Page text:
Since it is nearly impossible to give an overview over Pluggable and Container Databases in one article this is going to be a series of multiple articles. In this part you can read about creating PDBs and where to look for information about them.
This post is really a quick note to myself to remind me how to bump up the maximum IO size on Linux. I have been benchmarking a bit lately and increasing the maximum size of an I/O request from 512kb to 1024kb looked like something worth doing. Especially since it’s also done in Exadata :)
So why would it matter? It matters most for Oracle DSS systems, actually. Why? Take ORION for example-although it’s using mindless I/O as explained by @flashdba and @kevinclosson, at least it gives me a quick way to test the size of a typical I/O request. Let me demonstrate:
Oracle 12c certainly has some great features, but for the performance guy like myself, performance monitoring features are particularly interesting. There are three new v$ tables that track anomalies in the IO path. The idea is to provide more information about really poorly performing IO that lasts more than 500ms.
These two tables are going to be useful to monitor when performance issues occur. I can already see the SQL scripts to monitor this activity starting to pile up. But, there is one little extra table that dives even further into the IO stack using Dtrace.
This morning I was quite surprised to see one of my lab servers suffering from a high load average. To be fair I haven’t looked at it for a while, it’s just one of these demo systems ticking along … However this was an interesting case!
High load averages are usually first felt when you get sluggish response from the terminal. I got very sluggish response but attributed it to the SSH connection. Nope, it turned out that the other VMs were a lot more responsive, and I know that they are on the same host.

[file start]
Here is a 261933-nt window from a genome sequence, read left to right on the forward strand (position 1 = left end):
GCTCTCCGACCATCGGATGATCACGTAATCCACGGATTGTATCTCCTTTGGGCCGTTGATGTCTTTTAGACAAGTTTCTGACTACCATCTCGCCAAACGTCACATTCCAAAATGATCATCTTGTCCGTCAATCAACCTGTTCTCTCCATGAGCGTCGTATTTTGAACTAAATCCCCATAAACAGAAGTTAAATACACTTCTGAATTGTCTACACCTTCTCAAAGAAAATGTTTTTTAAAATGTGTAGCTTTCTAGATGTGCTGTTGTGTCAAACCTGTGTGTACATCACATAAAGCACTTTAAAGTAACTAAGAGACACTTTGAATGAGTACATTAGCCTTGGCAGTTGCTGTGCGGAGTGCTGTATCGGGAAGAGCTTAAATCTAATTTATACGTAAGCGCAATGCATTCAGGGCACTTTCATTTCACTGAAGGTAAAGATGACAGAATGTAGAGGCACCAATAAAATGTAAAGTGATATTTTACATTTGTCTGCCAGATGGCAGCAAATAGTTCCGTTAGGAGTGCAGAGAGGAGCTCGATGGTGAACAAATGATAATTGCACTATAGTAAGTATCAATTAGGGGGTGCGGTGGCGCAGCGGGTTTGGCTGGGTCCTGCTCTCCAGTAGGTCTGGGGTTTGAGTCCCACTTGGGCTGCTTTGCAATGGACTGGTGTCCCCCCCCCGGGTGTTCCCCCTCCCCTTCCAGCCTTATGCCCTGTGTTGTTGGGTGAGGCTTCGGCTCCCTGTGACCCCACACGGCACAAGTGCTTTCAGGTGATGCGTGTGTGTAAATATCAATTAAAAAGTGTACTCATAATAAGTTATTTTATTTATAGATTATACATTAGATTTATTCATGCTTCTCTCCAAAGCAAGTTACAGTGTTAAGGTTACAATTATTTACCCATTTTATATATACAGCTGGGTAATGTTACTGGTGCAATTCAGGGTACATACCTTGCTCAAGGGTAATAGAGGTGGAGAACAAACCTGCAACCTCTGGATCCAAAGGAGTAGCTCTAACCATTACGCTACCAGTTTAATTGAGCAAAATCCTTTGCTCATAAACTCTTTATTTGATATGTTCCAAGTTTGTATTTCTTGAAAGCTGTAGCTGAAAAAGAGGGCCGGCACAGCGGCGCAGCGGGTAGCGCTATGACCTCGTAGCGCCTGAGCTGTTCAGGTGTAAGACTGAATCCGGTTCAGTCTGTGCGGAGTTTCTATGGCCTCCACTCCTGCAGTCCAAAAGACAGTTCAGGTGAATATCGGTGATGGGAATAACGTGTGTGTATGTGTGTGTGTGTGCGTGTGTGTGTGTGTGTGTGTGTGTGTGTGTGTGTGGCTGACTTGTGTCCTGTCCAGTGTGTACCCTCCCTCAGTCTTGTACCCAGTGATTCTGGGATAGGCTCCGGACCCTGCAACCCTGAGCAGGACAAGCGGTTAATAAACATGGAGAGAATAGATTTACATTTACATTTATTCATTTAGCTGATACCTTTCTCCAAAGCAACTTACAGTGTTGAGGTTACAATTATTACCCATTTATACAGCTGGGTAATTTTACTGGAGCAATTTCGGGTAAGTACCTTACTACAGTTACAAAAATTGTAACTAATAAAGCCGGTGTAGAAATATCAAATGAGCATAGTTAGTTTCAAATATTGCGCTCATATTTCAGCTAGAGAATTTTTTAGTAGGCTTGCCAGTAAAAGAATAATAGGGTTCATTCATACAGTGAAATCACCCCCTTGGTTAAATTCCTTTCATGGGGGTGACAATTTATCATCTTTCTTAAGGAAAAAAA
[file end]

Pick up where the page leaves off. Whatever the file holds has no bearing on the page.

A few options exist in Linux to see what is going on. The uptime command is a pretty good first indicator.
# uptime 09:14:05 up 28 days, 11:29, 1 user, load average: 19.13, 19.15, 19.13
OK so this has been going on for a little while (hey remember its my lab server!). But what’s contributing? The next stop was top for me. Here’s the abridged output:
Lately I have been drawn into to a fare number of discussions about IO characteristics while helping customers run benchmarks. I have been working with a mix of developers, DBAs, sysadmin, and storage admins. As I have learned, every group has there own perspective – certainly when it comes to IO and performance.
As part of pulling back the covers, I came up with a simple little tool for show IOPS at the cell level.
I just realised this week that I haven’t really detailed anything about policy managed RAC databases. I remembered having done some research about server pools way back when 126.96.36.199 came out. I promised to spend some time looking at the new type of database that comes with server pools: policy managed databases but somehow didn’t get around to doing it. Since I’m lazy I’ll refer to these databases as PMDs from now on as it saves a fair bit of typing.
So how are PMDs different from Administrator Managed Databases?
First of all you can have PMDs with RAC only, i.e. in a multi-instance active/active configuration. Before 11.2 RAC you had to tie an Oracle instance to a cluster node. This is why you see instance prefixes in a RAC spfile. Here is an example from my lab 188.8.131.52.6 cluster: